Egypt has begun procedures to end the country’s three-decade old state of emergency, the government said a key demand of the protesters who toppled President Hosni Mubarak in February.
The cabinet said it would abide by a pledge to end the emergency law, which gave Mubarak’s hated police force sweeping powers to stifle dissent against his rule, before parliamentary elections expected in November.
“The government has decided to start the procedures needed to end the state of emergency, in coordination with the military council,” cabinet spokesman Mohamed Hegazy said, Reuters reports.
Rights campaigners say the continued emergency powers are an anachronism in post-Mubarak Egypt that saps the credibility of the interim government as a force for democratic change.
Days of street protests broke out in July, fueled partly by perceptions that the security forces had not been brought to account for the brutal treatment of protesters during the 18-day uprising against Mubarak and that abuses were continuing.
“The government confirms that since it has taken up its responsibilities, it has not taken any of the exceptional measures allowed under the state of emergency … and has abided by normal legal procedures,” a cabinet statement said.
Some Egyptians say the police are trying to change their high-handed ways and have at least become more polite to the public. Others say that, inside police stations, intimidation, bullying and disregard for citizens’ rights are as common as ever.
The emergency law, introduced in 1981 after the assassination of President Anwar Sadat by Islamist militants, allowed the police to hold people for months without charge.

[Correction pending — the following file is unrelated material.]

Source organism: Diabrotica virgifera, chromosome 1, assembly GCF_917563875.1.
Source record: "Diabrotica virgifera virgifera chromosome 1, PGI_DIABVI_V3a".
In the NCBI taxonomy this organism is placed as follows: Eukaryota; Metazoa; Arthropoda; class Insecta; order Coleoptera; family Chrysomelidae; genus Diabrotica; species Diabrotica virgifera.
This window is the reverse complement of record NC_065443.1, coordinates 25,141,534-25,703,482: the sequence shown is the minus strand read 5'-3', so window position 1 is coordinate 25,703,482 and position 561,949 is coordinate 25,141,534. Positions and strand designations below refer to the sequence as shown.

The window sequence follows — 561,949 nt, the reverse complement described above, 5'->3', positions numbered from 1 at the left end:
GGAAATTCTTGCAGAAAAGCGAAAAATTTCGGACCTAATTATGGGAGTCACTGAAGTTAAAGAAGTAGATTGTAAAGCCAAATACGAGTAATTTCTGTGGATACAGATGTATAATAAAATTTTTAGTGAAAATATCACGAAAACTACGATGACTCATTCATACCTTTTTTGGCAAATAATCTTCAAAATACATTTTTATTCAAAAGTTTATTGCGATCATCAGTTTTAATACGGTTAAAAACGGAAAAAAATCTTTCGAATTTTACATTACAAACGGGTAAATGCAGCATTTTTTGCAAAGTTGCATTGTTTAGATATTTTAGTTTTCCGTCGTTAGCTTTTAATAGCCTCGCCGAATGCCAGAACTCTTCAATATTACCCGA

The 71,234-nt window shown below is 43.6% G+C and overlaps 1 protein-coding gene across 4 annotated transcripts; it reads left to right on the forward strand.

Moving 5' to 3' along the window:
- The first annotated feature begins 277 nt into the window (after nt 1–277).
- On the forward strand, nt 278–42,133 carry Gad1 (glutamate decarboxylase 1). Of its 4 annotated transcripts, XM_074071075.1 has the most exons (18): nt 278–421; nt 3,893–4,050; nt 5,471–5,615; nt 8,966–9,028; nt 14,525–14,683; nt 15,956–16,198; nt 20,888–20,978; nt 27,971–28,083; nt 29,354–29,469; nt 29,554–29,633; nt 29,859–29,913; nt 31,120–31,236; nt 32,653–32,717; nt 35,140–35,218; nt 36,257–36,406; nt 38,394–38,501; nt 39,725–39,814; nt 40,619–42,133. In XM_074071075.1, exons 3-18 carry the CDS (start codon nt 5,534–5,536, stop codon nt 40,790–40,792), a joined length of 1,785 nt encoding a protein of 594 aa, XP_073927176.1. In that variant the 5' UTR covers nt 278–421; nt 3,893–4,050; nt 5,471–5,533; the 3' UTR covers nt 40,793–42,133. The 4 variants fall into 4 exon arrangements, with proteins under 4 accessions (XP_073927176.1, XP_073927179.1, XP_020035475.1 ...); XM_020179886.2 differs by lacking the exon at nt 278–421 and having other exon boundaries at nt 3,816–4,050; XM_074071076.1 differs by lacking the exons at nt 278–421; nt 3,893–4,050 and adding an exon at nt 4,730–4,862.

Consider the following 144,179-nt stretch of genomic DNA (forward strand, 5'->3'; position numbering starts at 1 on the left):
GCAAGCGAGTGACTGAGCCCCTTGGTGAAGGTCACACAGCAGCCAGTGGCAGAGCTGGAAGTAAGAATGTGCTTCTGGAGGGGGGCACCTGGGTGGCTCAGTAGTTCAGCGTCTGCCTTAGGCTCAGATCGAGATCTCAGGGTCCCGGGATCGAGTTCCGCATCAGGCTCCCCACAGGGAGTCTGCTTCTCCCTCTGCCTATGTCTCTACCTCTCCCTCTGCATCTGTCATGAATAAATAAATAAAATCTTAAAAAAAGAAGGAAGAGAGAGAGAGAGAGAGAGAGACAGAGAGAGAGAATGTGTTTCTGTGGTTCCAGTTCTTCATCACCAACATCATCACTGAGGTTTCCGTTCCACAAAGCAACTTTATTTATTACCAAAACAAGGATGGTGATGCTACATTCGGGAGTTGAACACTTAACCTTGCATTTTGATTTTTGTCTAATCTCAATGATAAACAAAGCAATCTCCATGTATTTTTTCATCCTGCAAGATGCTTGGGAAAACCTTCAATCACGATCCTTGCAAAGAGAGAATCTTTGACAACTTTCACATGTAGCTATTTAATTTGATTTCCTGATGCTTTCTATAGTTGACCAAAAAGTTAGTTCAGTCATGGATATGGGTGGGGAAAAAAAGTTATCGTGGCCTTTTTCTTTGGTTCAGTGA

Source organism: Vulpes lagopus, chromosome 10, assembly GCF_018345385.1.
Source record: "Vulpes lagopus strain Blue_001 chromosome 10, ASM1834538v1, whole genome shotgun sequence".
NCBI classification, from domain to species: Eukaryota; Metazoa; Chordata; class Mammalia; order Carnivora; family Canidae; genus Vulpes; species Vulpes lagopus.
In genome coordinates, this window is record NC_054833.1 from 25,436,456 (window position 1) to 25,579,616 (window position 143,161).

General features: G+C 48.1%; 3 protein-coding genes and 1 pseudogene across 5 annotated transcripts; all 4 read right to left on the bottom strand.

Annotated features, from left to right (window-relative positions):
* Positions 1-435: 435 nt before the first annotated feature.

Scrapping it will force the police to respect due procedure and the presumption of innocence, in theory.
“This is empty talk,” said human rights activist Negad al-Borai. “The situation in Egypt is horrible and I no longer care if the government says it will remove or keep the emergency law. The issue is to what extent the government is willing to respect human rights.”
Amnesty International in April urged Egypt to scrap the law in an 80-page report called “Time for Justice: Egypt’s corrosive system of detention”.
It listed brutal treatment of detainees that included beatings, electric shocks, suspension by the wrists and ankles for long periods, sleep deprivation and death threats.
Mubarak-era officials brushed off concerns about human rights abuses as unproven allegations or isolated incidents that did not prove any pattern of abuse.
Mubarak, his two sons and former Interior Minister Habib el-Adli, now face trial on charges of graft and ordering the killing of protesters during the uprising. They deny the accusations.